Man sentenced in drunk driving death

FAIRBANKS - A Fairbanks man found guilty of drunk driving in the death of a Maryland physicist was sentenced on Monday to more than 18 years in prison.

Byron Frank Geisinger, 47, had also been found guilty of manslaughter.

Authorities say Geisinger slammed his full-sized pick-up truck into the back of a sedan rented by Yong-Ki Kim, 74, who was sightseeing along Chena Hot Springs Road about a year ago with his wife and son.

Kim, of Germantown, Md., was killed. His wife and son suffered minor injuries.

At the sentencing, Judge Randy M. Olsen said that he believed alcohol played a role in the accident in addition to brake problems.

Olsen imposed another 10 years of probation during which Geisinger is not to drink or possess alcohol or enter an establishment that sells it. Geisinger's driving privileges were also revoked for life.

Yong-Ki Kim's son, Edward Kim, told the court that Geisinger had no respect for laws restricting his driving, and would likely drink and drive again when released.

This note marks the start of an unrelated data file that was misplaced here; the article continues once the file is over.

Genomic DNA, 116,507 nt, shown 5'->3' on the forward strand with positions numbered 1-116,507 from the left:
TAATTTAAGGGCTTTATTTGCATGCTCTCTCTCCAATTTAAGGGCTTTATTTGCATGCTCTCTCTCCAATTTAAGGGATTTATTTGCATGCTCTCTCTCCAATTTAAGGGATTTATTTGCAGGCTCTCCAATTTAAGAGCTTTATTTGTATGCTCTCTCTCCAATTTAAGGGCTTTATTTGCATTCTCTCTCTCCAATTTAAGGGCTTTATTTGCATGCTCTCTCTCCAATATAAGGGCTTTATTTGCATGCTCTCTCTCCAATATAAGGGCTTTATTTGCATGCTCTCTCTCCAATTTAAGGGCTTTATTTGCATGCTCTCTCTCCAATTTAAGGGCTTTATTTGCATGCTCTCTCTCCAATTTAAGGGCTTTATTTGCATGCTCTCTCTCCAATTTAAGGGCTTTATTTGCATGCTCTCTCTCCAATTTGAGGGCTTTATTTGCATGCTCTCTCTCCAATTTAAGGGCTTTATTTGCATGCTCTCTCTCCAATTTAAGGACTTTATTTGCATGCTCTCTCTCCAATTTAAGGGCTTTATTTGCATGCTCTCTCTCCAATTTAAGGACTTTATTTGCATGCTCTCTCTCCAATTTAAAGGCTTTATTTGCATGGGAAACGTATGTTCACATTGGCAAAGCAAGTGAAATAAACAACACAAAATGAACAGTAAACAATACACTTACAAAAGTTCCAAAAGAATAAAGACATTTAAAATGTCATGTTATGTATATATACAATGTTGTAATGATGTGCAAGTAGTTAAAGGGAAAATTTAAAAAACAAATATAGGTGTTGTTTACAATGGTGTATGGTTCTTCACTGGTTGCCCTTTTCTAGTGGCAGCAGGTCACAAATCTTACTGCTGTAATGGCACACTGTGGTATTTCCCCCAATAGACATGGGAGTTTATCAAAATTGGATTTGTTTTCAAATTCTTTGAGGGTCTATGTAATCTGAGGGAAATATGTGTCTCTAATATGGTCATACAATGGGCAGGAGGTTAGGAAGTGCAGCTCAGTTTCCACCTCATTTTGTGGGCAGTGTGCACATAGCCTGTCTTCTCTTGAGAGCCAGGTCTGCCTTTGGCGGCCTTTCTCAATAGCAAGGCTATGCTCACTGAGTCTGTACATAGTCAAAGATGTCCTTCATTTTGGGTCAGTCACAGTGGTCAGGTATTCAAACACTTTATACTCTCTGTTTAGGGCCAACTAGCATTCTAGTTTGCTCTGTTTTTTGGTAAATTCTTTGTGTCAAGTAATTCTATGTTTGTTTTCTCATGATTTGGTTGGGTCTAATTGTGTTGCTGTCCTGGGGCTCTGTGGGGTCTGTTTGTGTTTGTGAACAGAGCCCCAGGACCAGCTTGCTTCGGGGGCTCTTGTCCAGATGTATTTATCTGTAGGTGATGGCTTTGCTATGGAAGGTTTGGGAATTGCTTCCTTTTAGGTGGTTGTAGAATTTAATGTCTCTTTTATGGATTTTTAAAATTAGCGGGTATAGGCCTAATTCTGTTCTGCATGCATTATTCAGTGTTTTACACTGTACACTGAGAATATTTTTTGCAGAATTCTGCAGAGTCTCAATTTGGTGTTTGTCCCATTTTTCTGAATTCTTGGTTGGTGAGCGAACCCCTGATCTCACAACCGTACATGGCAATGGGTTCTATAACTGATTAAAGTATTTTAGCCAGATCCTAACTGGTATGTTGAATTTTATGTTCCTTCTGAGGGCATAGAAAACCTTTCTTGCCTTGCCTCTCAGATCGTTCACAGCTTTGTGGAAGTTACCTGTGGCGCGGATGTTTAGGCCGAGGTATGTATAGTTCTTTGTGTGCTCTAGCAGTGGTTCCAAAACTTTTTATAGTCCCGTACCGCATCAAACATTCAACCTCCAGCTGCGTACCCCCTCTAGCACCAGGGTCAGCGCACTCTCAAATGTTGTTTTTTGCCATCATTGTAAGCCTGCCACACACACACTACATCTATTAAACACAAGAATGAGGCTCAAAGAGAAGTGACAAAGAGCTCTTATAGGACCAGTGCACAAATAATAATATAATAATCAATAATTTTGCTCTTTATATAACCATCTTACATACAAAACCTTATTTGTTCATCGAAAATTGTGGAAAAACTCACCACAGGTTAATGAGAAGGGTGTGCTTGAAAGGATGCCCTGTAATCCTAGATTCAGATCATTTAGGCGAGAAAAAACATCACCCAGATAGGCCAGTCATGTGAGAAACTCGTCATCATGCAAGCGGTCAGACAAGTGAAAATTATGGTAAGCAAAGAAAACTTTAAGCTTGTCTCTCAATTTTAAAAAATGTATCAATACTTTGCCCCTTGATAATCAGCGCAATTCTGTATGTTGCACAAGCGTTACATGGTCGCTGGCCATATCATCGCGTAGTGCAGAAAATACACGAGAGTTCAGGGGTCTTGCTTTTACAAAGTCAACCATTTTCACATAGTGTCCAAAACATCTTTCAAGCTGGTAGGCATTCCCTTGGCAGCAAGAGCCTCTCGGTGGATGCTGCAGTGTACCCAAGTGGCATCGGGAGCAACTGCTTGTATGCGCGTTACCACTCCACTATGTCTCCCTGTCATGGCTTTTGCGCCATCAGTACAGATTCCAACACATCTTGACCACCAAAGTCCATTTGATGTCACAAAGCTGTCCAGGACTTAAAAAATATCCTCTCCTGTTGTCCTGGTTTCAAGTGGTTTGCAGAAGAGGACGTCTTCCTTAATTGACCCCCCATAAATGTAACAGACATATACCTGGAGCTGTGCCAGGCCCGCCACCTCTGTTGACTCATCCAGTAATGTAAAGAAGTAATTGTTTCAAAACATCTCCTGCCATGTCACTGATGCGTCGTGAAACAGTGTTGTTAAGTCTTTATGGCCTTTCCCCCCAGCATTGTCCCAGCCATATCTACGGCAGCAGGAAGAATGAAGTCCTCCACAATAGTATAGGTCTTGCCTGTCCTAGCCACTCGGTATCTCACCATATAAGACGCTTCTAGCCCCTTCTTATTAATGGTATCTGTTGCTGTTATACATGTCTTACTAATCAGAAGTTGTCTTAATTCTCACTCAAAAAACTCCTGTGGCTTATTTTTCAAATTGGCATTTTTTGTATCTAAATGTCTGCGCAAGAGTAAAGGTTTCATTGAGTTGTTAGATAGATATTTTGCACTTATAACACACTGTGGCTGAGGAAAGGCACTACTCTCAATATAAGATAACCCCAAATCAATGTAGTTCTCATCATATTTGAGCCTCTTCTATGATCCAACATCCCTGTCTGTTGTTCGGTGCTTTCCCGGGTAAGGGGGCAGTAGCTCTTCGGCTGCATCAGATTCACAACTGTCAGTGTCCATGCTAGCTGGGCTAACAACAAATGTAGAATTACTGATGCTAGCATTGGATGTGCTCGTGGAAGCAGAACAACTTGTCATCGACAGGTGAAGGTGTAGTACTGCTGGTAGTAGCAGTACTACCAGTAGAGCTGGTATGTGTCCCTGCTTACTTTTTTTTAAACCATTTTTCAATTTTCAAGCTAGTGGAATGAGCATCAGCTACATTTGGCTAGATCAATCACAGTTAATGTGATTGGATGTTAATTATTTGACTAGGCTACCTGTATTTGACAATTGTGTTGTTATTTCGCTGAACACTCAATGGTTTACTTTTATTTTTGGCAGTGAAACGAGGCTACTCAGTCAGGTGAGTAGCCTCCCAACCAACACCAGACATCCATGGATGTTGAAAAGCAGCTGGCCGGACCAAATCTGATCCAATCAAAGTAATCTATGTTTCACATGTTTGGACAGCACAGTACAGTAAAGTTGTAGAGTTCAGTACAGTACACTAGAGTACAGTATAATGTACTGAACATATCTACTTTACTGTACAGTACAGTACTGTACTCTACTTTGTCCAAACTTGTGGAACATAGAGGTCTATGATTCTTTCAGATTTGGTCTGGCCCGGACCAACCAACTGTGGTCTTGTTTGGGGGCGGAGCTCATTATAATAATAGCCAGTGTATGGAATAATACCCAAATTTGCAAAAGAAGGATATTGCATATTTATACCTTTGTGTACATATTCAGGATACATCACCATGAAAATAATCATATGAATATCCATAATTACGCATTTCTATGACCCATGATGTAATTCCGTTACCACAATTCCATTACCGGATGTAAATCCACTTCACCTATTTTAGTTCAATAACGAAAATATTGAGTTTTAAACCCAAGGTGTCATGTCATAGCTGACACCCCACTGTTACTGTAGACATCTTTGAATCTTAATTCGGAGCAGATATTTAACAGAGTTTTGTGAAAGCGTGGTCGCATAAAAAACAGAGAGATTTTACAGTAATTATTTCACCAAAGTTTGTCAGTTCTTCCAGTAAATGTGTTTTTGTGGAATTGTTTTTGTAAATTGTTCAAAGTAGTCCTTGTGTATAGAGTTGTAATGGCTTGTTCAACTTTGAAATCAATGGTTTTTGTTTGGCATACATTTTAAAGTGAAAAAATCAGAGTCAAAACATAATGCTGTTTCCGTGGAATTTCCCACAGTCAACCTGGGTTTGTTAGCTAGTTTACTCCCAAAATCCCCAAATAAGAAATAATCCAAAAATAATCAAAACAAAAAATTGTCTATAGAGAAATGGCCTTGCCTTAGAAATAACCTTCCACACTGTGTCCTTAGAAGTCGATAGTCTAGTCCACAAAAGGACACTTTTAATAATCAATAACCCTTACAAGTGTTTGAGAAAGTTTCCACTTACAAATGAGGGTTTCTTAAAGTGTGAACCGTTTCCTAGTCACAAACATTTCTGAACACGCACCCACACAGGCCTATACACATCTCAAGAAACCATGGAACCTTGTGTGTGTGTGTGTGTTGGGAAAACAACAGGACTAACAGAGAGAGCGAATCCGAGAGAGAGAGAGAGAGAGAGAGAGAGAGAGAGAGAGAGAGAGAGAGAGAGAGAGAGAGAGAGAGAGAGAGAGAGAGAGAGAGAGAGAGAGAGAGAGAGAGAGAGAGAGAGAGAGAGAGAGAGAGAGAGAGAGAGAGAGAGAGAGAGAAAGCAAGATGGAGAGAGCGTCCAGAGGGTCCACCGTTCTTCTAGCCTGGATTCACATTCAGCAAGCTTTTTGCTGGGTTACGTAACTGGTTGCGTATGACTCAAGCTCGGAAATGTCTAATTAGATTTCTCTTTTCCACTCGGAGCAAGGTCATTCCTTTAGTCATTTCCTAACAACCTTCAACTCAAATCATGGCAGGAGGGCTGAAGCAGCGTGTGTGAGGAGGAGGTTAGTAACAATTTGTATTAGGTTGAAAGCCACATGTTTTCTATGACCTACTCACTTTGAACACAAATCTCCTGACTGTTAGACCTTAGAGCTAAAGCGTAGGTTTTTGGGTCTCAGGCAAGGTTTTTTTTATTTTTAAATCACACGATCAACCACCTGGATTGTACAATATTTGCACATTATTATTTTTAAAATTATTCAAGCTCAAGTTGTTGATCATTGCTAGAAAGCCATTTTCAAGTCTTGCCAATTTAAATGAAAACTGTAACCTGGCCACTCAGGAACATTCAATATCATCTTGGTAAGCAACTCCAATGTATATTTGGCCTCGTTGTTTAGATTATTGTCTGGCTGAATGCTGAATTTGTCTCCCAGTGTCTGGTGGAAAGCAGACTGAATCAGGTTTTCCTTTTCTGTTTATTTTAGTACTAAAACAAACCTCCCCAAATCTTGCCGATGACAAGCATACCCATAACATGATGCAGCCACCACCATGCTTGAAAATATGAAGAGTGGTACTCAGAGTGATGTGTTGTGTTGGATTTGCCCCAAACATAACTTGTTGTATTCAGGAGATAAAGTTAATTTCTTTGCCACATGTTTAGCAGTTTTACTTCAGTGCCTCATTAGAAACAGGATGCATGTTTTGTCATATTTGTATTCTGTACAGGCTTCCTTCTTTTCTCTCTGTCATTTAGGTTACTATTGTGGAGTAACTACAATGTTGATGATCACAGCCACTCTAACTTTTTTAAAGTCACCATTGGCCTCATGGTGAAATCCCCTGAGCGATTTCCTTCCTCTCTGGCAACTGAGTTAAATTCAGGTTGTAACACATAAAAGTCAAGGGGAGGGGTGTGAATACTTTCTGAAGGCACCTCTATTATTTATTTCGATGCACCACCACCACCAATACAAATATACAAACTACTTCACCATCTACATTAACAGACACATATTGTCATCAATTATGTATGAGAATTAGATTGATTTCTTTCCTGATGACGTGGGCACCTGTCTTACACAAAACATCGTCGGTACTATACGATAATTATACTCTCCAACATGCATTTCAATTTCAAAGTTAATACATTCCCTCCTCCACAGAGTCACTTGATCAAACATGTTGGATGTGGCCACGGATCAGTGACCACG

"If we were malicious and uncaring people, we would ask you to release the offender with all due haste," he said. "Release him to drink alcohol and drive with wanton recklessness among the citizens of Fairbanks."

Geisinger admitted to drinking before the accident, but said that should not have impaired his judgment.

"I know what I had to drink that day. I had two beers. There were hours in between. I had food that day. What I had shouldn't have affected me," he said and claimed the collision might have been due more to faulty brakes.

Delegation backsinsurance program

ANCHORAGE - Alaska's three Republicans in Congress voted to expand a popular children's health insurance program known in the state as Denali KidCare despite the threat of a veto by President Bush.

Congress over the next five years wants to extend coverage from 6.6 million children to 9.7 million uninsured children.

Despite widespread national support for such state-based programs, President Bush is expected this week to veto the bill.

The president has said he supports the insurance but does not want to expand it as much as Congress does. He has said he will send the bill back for revisions.

His expected veto is seen as part of a wider spending showdown in Washington, where Republicans have complained that the Democrat-controlled Congress has not passed any budget bills this year.

The three Alaska Republicans were among GOP lawmakers who joined with Democrats to pass the children's health care measure.